Alireza Mashayekhi – Violin Concerto (1977)

Alireza Mashayekhi (born 1940) is a notable Iranian musician, composer and conductor. He is one of the first Iranian composers who has pioneered Persian Symphonic Music [source]

Maziyar Zahireddini – violin
Tehran Symphony Orchestra conducted by Edo Micic
1998
Live Recording

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Boguslaw Schäffer – Symphony (1966)

Symphony is the first work of any considerable length realised by the Experimental Studio of the Polish Radio; its composition was spread out over more than a year. The basic idea was to transpose into purely electronic music the notion of the assembly of sounds of different origin that the word “symphony” suggests. The realisation of the work demanded close co-operation between the composer and the engineer, Bohdan Mazurek, who contributed a great deal in the suggestion and provision of suitable apparatus. –David Rissin

Béla Bartók – Violin Concerto No. 2, BB 117 (1937–38)

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Béla Bartók’s Violin Concerto No. 2, BB 117 was written in 1937–38.

Bartók composed the concerto in a difficult stage of his life, when he was filled with serious concerns about the growing strength of fascism. He was of firm anti-fascist opinions, and therefore became the target of various attacks in pre-war Hungary.

Bartók initially planned to write a single-movement concerto set of variations, but Zoltán Székely wanted a standard three-movement concerto. In the end, Székely received his three movements, while Bartók received his variations (the second movement being possibly the most formal set of variations Bartók wrote in his career, and the third movement being a variation on material from the first).

Though not employing twelve-tone technique the piece contains twelve-tone themes, such as in the first and third movements.

The work was premiered at the Concertgebouw, Amsterdam on March 23, 1939 with Zoltán Székely on violin and Willem Mengelberg conducting the Concertgebouw Orchestra.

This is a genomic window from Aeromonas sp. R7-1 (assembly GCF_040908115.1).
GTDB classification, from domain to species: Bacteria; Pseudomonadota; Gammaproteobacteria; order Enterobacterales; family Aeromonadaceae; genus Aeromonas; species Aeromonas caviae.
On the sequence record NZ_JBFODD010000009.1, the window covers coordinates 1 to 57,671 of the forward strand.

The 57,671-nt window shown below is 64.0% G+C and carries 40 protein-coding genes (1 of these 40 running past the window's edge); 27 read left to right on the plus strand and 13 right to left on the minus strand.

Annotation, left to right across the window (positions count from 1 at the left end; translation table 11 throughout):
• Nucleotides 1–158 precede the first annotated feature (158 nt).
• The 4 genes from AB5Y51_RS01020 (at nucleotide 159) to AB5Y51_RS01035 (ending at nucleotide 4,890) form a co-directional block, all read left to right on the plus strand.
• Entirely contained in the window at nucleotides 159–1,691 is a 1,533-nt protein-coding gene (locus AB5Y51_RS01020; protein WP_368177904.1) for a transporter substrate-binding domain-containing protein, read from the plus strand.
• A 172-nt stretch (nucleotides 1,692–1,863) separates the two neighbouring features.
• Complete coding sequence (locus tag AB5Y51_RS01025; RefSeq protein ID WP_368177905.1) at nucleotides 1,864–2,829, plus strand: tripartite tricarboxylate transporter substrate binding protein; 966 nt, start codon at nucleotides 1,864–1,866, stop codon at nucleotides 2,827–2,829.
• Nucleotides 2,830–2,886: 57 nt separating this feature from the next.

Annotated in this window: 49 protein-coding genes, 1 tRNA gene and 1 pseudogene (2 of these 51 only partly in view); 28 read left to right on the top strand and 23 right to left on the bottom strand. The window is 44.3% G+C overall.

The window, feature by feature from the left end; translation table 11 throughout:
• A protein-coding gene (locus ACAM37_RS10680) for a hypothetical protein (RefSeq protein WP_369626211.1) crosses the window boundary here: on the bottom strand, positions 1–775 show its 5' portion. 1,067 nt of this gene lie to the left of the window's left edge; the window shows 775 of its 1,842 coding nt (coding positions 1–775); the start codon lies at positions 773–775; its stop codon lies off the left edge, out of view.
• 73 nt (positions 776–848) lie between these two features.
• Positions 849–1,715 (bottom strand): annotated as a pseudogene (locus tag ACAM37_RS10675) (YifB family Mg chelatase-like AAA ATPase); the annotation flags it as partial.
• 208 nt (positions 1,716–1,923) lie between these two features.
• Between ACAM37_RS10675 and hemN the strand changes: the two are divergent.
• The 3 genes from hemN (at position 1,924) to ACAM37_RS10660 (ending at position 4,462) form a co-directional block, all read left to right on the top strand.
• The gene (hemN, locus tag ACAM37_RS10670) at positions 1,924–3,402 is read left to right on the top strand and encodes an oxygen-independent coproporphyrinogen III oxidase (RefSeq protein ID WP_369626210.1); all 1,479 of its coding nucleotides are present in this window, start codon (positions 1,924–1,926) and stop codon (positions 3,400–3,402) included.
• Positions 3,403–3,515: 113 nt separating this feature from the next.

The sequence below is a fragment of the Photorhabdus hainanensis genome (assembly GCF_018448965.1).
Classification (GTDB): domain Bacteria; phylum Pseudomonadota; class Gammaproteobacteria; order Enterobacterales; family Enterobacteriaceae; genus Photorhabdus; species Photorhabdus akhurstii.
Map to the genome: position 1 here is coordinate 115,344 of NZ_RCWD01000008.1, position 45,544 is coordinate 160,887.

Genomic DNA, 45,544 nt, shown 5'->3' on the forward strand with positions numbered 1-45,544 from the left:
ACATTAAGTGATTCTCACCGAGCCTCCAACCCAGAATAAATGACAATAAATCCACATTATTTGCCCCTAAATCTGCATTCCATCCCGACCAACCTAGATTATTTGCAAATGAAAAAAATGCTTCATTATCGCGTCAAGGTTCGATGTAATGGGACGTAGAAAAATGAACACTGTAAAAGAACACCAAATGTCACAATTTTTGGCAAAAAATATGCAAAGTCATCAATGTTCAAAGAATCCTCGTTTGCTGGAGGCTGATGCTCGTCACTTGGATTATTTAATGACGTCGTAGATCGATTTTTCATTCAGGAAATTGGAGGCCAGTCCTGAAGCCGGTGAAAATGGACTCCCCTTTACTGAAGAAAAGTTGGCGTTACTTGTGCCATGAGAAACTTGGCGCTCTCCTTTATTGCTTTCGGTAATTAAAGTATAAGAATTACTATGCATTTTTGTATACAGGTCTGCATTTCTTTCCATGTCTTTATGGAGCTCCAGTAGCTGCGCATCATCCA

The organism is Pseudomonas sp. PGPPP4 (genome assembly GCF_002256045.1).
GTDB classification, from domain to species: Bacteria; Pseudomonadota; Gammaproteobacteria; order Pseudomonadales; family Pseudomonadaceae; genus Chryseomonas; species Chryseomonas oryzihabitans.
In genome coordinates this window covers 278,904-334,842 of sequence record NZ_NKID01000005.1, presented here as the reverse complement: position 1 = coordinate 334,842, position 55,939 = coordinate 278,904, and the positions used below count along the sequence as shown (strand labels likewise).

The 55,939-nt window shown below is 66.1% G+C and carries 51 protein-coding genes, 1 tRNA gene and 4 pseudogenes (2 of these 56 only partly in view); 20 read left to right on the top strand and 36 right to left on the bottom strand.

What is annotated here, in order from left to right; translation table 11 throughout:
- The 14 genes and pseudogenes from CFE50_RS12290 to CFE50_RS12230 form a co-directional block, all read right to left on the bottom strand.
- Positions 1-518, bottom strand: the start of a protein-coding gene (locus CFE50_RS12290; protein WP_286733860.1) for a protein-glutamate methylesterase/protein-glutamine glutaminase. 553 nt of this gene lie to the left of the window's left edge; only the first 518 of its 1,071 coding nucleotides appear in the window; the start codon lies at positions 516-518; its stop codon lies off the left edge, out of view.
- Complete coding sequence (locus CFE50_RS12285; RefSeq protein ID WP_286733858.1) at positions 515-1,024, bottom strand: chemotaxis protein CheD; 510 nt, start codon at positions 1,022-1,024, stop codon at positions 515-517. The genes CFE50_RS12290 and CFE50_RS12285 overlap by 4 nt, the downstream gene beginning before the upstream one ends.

It had its United States premiere in Cleveland, Ohio in 1943, with Tossy Spivakovsky on the violin accompanied by The Cleveland Orchestra conducted by Artur Rodziński. Spivakovsky later gave the New York and San Francisco premieres of the work.

Allegro nnon troppo
Andante tranquilo
Allegro molto

Violín: Yehudi Menuhin

Philharmonia Orchestra

Director: Wilhelm Furtwängler

Recorded in 1953.

Bülent Arel – Electronic Music No. 1 (1960)

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The initial sound material of this piece is derived entirely from sine- and square-wave oscillators. It is composed in clearly differentiated sections, each with a carefully limited number of horizontal and vertical patterns. The progression of well-contrasted phrases in cumulative rhythmic tension lead, in the end, to a strong impression of unity.

Mauricio Kagel – Fantasia for Organ (1967)

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Mauricio Kagel (1931-2008): Fantasia for organ with obbligati, per organo e nastro magnetico (1967).

Gerd Zacher, organo.

Obbligato signifies something necessary and Indispensable. The obbligati in Kagel’s organ work are, to that extent, its genuinely principal part, a kind of cantus firmus. They consist of tape recordings, preferably made by the organist himself, since they illustrate the acoustical background of his life. (In the present recording half of the obbligati were taped by Kagel and half by Gerd Zacher). These sounds on tape begin with falling rain, continuing with a running tap, a toilet being flushed, and the sound of a kettle boiling, after which water music we hear an egg-timer, toaster, and a morning news bulletin. This start of the day is followed by leaving the house and travelling by underground train; the sound of bells marks the arrival at church. Recordings from a Christening, a Wedding and a Memorial Service create the church atmosphere, also symbolizing further areas of the organist’s life.

Such musique concrete–in itself by no means obbligato–is put into its context by the strict musique abstraite of the Fantasia for Organ. This gives signifiance to the tape recordings by creating transitions between them, foreshadowing what is to come, and recollecting what is past. It gives musical continuity to the purely biographical tape recordings. The organ part takes the material of the obbligati back into terms of music in ever new ways. As the tape recordings resist such musical integration owing to their associative character, insisting on their own extra-musical connections, the dialectical linking of the two elements gives rise to a kind of musical “radio play”, in which the aural background to the organist’s intimate life penetrates Into the sphere of his official activities. [DG 137 003]

Cover image: painting by Gerhard Richter.

[Dedicated to Saori]

Egon Wellesz – Idyllen, op. 21 (1917)

Egon Wellesz was undoubtedly one of Vienna’s modernist masters, lost to the city and posterity after exile in 1938. He, along with Alban Berg and Anton Webern made up the original group of pupils to study with Arnold Schoenberg. [source]

Egon Wellesz (1885-1974): Idyllen, fünf Klavierstücken zu Gedichten von Stefan George, op.21 (1917).

I. In ruhig fließender Bewegung
II. Schwebend
III. Mäßig
IV. Verträumt
V. Langsam. Frei im Vortrag

Margarete Babinsky – pianoforte.

[Here you can read Egon Wellesz on Schönberg, 13. September 1934.]

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Egon Wellesz as painted by Oskar Kokoschka 1911